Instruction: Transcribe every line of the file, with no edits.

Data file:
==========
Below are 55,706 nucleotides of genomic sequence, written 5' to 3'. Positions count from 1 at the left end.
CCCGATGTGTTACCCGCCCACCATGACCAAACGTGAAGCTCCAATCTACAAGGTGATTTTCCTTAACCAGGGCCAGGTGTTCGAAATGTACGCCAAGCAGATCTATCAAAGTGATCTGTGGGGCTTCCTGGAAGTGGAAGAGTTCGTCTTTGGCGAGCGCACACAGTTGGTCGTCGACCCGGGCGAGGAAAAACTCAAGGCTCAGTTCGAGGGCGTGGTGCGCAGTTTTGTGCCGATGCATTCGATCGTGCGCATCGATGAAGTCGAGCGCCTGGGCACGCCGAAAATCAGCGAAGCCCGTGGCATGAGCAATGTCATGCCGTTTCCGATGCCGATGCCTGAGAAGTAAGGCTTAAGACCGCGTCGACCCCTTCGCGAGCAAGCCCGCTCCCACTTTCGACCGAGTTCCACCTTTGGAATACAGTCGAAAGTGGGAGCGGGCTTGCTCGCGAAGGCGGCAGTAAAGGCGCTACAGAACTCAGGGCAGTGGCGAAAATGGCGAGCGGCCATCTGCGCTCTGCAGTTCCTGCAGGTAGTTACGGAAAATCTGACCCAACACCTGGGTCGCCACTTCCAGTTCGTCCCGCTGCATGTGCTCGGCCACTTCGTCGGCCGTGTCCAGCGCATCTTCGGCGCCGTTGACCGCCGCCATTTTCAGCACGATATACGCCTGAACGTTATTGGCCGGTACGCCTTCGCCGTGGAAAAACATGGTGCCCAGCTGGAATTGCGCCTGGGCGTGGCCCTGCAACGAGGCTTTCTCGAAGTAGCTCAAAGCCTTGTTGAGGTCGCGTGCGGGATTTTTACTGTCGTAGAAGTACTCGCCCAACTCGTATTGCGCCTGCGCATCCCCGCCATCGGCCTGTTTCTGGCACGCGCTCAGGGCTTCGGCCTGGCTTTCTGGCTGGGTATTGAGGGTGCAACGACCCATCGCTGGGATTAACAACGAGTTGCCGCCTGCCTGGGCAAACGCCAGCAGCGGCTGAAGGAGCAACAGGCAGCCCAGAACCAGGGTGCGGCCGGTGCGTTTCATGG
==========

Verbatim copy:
Below are 55,706 nucleotides of genomic sequence, written 5' to 3'. Positions count from 1 at the left end.
CCCGATGTGTTACCCGCCCACCATGACCAAACGTGAAGCTCCAATCTACAAGGTGATTTTCCTTAACCAGGGCCAGGTGTTCGAAATGTACGCCAAGCAGATCTATCAAAGTGATCTGTGGGGCTTCCTGGAAGTGGAAGAGTTCGTCTTTGGCGAGCGCACACAGTTGGTCGTCGACCCGGGCGAGGAAAAACTCAAGGCTCAGTTCGAGGGCGTGGTGCGCAGTTTTGTGCCGATGCATTCGATCGTGCGCATCGATGAAGTCGAGCGCCTGGGCACGCCGAAAATCAGCGAAGCCCGTGGCATGAGCAATGTCATGCCGTTTCCGATGCCGATGCCTGAGAAGTAAGGCTTAAGACCGCGTCGACCCCTTCGCGAGCAAGCCCGCTCCCACTTTCGACCGAGTTCCACCTTTGGAATACAGTCGAAAGTGGGAGCGGGCTTGCTCGCGAAGGCGGCAGTAAAGGCGCTACAGAACTCAGGGCAGTGGCGAAAATGGCGAGCGGCCATCTGCGCTCTGCAGTTCCTGCAGGTAGTTACGGAAAATCTGACCCAACACCTGGGTCGCCACTTCCAGTTCGTCCCGCTGCATGTGCTCGGCCACTTCGTCGGCCGTGTCCAGCGCATCTTCGGCGCCGTTGACCGCCGCCATTTTCAGCACGATATACGCCTGAACGTTATTGGCCGGTACGCCTTCGCCGTGGAAAAACATGGTGCCCAGCTGGAATTGCGCCTGGGCGTGGCCCTGCAACGAGGCTTTCTCGAAGTAGCTCAAAGCCTTGTTGAGGTCGCGTGCGGGATTTTTACTGTCGTAGAAGTACTCGCCCAACTCGTATTGCGCCTGCGCATCCCCGCCATCGGCCTGTTTCTGGCACGCGCTCAGGGCTTCGGCCTGGCTTTCTGGCTGGGTATTGAGGGTGCAACGACCCATCGCTGGGATTAACAACGAGTTGCCGCCTGCCTGGGCAAACGCCAGCAGCGGCTGAAGGAGCAACAGGCAGCCCAGAACCAGGGTGCGGCCGGTGCGTTTCATGG